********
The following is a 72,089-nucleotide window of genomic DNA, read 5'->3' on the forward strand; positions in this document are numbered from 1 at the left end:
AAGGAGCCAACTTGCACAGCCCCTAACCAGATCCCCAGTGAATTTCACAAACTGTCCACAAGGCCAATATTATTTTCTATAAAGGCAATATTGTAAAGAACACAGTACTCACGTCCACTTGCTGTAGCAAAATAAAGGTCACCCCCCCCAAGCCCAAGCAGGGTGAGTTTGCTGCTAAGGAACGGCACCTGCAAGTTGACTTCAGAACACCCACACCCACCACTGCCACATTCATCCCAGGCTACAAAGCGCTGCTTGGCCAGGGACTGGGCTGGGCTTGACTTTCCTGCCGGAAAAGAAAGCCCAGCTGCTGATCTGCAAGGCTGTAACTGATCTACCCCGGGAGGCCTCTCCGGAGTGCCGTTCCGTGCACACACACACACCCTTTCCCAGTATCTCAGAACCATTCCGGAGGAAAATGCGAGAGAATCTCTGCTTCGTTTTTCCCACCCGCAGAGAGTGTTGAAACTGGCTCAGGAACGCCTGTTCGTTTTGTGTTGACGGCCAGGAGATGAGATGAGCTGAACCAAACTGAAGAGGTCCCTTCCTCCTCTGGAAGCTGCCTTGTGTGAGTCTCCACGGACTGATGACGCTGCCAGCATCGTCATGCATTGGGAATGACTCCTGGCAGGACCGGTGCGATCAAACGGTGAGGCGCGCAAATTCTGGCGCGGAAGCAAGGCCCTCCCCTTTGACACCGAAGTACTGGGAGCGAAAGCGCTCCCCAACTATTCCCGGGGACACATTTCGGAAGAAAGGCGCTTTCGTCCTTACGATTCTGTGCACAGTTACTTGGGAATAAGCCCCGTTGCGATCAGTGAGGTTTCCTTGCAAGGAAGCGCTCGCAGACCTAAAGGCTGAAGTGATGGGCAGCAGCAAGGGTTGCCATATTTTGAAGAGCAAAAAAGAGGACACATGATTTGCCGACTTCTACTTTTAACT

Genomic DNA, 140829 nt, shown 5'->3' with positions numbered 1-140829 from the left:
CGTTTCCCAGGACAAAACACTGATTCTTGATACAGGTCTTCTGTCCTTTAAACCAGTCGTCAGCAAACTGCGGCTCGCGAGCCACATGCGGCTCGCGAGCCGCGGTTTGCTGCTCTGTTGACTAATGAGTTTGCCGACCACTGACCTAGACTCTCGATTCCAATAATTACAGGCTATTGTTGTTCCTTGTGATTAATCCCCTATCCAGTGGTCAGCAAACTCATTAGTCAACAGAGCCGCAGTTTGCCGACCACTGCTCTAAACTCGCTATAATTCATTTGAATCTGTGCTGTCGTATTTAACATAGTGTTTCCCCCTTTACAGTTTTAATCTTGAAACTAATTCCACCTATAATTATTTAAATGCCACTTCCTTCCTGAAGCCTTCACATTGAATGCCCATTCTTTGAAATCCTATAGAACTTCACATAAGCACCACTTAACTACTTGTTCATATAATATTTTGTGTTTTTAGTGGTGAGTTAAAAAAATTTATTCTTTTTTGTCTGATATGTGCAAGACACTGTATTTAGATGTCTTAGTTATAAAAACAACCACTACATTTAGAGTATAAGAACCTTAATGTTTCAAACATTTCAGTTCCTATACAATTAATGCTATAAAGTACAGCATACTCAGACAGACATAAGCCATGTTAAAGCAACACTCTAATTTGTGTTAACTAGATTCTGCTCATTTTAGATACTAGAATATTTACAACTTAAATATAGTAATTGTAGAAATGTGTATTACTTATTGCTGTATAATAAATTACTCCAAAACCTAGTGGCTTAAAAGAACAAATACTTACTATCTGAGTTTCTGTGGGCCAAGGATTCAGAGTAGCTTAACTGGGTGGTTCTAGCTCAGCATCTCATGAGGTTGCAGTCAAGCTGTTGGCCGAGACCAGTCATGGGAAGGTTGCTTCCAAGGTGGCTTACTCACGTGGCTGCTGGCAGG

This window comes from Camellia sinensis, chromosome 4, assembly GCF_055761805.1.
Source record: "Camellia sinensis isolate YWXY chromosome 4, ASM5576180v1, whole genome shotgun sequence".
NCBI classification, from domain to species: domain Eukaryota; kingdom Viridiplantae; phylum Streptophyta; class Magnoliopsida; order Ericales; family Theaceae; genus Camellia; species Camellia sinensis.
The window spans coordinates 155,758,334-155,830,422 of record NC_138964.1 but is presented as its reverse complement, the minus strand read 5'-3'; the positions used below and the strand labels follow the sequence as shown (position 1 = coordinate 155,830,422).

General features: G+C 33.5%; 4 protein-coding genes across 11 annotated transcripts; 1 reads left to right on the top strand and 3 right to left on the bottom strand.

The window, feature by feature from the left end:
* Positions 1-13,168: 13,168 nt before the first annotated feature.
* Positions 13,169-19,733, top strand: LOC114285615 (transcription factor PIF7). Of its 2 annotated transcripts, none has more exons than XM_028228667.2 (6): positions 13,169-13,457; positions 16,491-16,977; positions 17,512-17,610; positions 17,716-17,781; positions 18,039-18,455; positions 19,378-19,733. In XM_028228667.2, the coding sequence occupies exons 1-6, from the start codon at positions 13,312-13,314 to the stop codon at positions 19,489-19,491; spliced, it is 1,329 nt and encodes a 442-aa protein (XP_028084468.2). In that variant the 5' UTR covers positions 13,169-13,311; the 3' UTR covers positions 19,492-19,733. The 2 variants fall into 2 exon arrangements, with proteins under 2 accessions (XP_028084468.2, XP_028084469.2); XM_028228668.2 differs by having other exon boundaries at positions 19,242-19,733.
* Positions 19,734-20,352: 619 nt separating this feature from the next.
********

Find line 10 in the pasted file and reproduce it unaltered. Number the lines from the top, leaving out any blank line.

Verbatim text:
The window, feature by feature from the left end: